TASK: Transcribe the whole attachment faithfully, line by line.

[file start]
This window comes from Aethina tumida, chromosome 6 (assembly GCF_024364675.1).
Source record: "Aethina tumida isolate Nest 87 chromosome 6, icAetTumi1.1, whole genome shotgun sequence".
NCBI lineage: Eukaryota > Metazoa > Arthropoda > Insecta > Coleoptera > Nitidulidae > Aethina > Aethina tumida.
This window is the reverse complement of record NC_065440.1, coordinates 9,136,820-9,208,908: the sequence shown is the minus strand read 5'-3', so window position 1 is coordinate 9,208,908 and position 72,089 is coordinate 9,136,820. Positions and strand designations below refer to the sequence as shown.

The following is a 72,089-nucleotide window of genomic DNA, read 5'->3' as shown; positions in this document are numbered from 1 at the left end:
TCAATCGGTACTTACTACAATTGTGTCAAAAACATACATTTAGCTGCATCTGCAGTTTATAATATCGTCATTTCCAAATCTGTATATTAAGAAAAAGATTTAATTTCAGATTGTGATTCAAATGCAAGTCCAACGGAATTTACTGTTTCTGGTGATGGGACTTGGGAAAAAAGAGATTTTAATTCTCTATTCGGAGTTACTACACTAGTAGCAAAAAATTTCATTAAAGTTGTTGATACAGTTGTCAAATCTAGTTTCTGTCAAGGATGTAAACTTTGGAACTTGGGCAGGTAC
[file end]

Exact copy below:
This window comes from Aethina tumida, chromosome 6 (assembly GCF_024364675.1).
Source record: "Aethina tumida isolate Nest 87 chromosome 6, icAetTumi1.1, whole genome shotgun sequence".
NCBI lineage: Eukaryota > Metazoa > Arthropoda > Insecta > Coleoptera > Nitidulidae > Aethina > Aethina tumida.
This window is the reverse complement of record NC_065440.1, coordinates 9,136,820-9,208,908: the sequence shown is the minus strand read 5'-3', so window position 1 is coordinate 9,208,908 and position 72,089 is coordinate 9,136,820. Positions and strand designations below refer to the sequence as shown.

The following is a 72,089-nucleotide window of genomic DNA, read 5'->3' as shown; positions in this document are numbered from 1 at the left end:
TCAATCGGTACTTACTACAATTGTGTCAAAAACATACATTTAGCTGCATCTGCAGTTTATAATATCGTCATTTCCAAATCTGTATATTAAGAAAAAGATTTAATTTCAGATTGTGATTCAAATGCAAGTCCAACGGAATTTACTGTTTCTGGTGATGGGACTTGGGAAAAAAGAGATTTTAATTCTCTATTCGGAGTTACTACACTAGTAGCAAAAAATTTCATTAAAGTTGTTGATACAGTTGTCAAATCTAGTTTCTGTCAAGGATGTAAACTTTGGAACTTGGGCAGGTAC